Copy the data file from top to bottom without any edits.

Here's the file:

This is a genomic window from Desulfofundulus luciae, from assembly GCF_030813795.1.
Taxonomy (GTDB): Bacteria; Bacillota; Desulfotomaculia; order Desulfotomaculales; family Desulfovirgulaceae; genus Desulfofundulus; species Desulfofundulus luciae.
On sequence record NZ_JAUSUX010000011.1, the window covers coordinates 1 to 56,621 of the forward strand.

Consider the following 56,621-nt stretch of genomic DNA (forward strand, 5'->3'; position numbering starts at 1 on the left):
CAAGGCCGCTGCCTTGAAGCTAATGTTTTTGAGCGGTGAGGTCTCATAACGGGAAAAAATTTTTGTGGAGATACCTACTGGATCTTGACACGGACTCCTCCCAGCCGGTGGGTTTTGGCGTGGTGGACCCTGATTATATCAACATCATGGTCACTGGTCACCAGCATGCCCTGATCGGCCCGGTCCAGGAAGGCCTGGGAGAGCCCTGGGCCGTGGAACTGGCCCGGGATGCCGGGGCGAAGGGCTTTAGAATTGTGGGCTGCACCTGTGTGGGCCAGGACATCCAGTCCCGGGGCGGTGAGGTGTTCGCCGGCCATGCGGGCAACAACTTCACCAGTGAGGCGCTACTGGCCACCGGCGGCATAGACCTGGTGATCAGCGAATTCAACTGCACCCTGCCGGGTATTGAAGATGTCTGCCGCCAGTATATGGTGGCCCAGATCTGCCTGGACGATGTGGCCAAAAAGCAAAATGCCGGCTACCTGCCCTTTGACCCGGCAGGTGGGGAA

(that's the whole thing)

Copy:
This is a genomic window from Desulfofundulus luciae, from assembly GCF_030813795.1.
Taxonomy (GTDB): Bacteria; Bacillota; Desulfotomaculia; order Desulfotomaculales; family Desulfovirgulaceae; genus Desulfofundulus; species Desulfofundulus luciae.
On sequence record NZ_JAUSUX010000011.1, the window covers coordinates 1 to 56,621 of the forward strand.

Consider the following 56,621-nt stretch of genomic DNA (forward strand, 5'->3'; position numbering starts at 1 on the left):
CAAGGCCGCTGCCTTGAAGCTAATGTTTTTGAGCGGTGAGGTCTCATAACGGGAAAAAATTTTTGTGGAGATACCTACTGGATCTTGACACGGACTCCTCCCAGCCGGTGGGTTTTGGCGTGGTGGACCCTGATTATATCAACATCATGGTCACTGGTCACCAGCATGCCCTGATCGGCCCGGTCCAGGAAGGCCTGGGAGAGCCCTGGGCCGTGGAACTGGCCCGGGATGCCGGGGCGAAGGGCTTTAGAATTGTGGGCTGCACCTGTGTGGGCCAGGACATCCAGTCCCGGGGCGGTGAGGTGTTCGCCGGCCATGCGGGCAACAACTTCACCAGTGAGGCGCTACTGGCCACCGGCGGCATAGACCTGGTGATCAGCGAATTCAACTGCACCCTGCCGGGTATTGAAGATGTCTGCCGCCAGTATATGGTGGCCCAGATCTGCCTGGACGATGTGGCCAAAAAGCAAAATGCCGGCTACCTGCCCTTTGACCCGGCAGGTGGGGAA